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Modern Transportation for the Virginias

Charlotte’s New Light Rail System Offers a Pattern for Virginia

From VARP’s On Track newsletter, spring 2008

By VARP board member and Secretary Dick Peacock

This article previously appeared in the Charlottesville Hook and the Manassas Journal-Messenger.

On Monday, Nov. 19, a ribbon-cutting ceremony opened the Blue Line of Charlotte’s Lynx light rail operation. Charlotte’s mayor, Pat McCrory, called this event “a monumental moment in the history of Charlotte.” Federal, state, city, and county officials heaped praise on one another for this accomplishment. The magic moment came when invited guests sitting in the gleaming blue-and-white rail cars heard and felt the steel wheel hitting the steel rail on 9.6 miles of double track. The line starts near the southern edge of the city at the intersection of I-485 and South Boulevard, going north to 7th Street in uptown Charlotte. Riders will have easy access to the Bank of America Stadium, Blumenthal Performing Arts Center, Bobcats Arena, Convention Center, Charlotte Transportation Center, and tens of thousands of jobs.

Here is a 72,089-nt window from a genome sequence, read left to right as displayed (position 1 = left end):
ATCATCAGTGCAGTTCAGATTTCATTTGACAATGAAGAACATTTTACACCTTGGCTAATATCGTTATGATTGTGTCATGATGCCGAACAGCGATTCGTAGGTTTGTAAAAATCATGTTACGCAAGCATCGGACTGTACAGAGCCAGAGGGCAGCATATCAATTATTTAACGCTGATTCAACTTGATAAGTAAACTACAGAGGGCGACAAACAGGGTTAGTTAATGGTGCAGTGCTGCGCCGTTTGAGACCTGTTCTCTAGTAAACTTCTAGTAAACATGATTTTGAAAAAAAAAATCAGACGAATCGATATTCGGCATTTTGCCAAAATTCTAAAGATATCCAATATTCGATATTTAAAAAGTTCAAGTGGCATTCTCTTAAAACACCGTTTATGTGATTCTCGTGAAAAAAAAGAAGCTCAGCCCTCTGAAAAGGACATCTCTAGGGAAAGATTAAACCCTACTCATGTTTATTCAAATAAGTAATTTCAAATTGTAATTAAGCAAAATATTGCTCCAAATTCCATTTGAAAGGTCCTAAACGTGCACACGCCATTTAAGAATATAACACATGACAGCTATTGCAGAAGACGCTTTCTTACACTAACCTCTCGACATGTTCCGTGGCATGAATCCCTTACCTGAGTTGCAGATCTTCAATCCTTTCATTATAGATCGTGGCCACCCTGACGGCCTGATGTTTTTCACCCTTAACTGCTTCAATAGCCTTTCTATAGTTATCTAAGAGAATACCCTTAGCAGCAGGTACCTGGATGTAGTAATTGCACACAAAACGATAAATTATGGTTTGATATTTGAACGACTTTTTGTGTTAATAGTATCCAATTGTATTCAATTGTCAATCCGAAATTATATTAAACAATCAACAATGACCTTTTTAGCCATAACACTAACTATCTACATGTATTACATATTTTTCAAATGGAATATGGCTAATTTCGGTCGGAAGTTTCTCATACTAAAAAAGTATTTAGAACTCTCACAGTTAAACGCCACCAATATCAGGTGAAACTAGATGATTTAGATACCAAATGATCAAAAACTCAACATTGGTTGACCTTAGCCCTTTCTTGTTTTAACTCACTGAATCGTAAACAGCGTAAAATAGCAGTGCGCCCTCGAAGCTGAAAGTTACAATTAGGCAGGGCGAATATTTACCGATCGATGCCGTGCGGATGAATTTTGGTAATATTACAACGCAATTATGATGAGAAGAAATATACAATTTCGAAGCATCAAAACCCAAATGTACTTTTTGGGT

On Nov. 24, the public hit the rails for the first time. They received free rides to “test drive” the system. “This is your life, this is your community and the Lynx Blue Line is your train,” stated Ronald J. Tober, the Executive Officer of the Charlotte Area Transit System (CATS). “I’m glad you’re coming along for the ride.” Many basketball fans rode the line to the Bobcats Arena to see the Bobcats play the Boston Celtics. On Nov. 25, numerous football fans traveled on the system to watch the Carolina Panthers play the New Orleans Saints.

On Nov. 26, riders started paying fares. What happened next was absolutely amazing. CATS had estimated that it would take a year to reach 9,100 average daily riders. During the first seven days of paid operations, average daily ridership soared to 12,300. Strong midday and special event patronage pushed the numbers to levels higher than anticipated. Some riders even reported standing room only during the Friday lunch hour.

The initial success of light rail in Charlotte proves that a well-designed system can attract substantial numbers of people to rail transportation in any city in the Southeast. Norfolk’s light rail system could experience similar success in 2010. And Charlotte’s success should encourage the cities of Arlington, Alexandria, Charlottesville, Richmond, and Roanoke to consider light rail too and grab some of that success.